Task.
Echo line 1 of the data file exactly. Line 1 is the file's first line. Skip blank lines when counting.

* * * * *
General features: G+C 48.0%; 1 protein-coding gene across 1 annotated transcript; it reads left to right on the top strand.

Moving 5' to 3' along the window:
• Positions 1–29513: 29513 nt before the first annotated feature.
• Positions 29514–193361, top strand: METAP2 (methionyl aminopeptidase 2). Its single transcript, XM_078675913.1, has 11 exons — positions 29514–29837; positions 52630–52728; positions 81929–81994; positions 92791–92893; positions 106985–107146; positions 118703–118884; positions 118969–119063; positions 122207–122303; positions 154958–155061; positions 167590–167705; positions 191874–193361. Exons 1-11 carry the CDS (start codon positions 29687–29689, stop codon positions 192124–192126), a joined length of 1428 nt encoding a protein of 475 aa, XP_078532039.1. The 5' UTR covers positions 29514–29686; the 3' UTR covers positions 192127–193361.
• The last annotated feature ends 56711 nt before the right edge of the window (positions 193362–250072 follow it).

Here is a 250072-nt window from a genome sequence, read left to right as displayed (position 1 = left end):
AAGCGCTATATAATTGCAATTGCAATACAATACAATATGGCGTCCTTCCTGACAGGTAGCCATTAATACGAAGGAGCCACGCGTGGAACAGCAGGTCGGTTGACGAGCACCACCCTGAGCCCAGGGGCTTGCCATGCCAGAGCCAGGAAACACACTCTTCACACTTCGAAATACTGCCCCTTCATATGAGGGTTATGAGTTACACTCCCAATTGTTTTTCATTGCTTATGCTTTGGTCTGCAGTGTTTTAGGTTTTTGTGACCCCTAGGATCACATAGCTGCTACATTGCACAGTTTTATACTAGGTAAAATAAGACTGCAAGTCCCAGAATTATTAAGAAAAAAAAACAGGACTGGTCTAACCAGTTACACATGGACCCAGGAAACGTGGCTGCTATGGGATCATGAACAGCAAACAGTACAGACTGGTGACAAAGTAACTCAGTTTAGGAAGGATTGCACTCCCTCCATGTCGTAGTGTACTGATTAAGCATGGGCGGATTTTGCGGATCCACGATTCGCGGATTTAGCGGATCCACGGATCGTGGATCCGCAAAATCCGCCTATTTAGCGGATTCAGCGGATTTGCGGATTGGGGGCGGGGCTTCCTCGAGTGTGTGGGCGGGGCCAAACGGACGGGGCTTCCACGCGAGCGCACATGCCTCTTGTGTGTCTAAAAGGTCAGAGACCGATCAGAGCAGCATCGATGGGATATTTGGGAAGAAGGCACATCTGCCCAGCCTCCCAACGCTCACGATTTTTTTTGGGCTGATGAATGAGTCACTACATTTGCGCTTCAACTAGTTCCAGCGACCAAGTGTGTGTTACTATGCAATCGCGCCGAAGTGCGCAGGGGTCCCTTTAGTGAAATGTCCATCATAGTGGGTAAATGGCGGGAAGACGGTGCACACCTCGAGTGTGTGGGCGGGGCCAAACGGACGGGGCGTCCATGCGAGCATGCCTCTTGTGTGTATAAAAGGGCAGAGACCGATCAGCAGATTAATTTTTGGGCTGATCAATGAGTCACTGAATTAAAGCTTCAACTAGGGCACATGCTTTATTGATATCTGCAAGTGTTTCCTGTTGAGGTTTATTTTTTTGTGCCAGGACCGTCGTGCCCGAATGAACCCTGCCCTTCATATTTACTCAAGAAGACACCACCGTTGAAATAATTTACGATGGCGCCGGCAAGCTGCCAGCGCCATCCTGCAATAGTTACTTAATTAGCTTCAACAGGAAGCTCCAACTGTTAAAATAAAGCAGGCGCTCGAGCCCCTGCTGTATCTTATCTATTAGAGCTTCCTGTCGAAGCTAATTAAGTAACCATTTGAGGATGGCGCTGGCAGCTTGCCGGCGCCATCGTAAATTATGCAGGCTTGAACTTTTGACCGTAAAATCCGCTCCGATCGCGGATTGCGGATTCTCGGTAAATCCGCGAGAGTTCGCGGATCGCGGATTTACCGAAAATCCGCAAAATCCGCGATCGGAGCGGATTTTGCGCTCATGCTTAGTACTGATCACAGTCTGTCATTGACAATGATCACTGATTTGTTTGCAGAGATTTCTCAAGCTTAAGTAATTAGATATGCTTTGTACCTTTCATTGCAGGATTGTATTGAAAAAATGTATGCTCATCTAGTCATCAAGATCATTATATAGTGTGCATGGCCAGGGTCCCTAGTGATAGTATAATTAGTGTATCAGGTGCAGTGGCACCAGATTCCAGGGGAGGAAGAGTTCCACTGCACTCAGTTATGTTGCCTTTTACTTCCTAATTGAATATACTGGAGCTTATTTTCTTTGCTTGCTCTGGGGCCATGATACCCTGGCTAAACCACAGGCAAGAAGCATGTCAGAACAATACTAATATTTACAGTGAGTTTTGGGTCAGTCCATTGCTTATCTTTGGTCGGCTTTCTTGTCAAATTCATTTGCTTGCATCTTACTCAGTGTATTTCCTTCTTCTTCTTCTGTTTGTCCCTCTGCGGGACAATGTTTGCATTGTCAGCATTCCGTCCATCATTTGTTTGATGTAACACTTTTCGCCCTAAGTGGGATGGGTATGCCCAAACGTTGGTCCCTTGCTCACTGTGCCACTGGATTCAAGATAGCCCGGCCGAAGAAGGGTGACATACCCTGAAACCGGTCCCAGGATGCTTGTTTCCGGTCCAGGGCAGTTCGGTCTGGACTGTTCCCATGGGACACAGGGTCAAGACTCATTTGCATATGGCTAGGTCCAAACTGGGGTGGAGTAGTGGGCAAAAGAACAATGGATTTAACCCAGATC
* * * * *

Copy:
General features: G+C 48.0%; 1 protein-coding gene across 1 annotated transcript; it reads left to right on the top strand.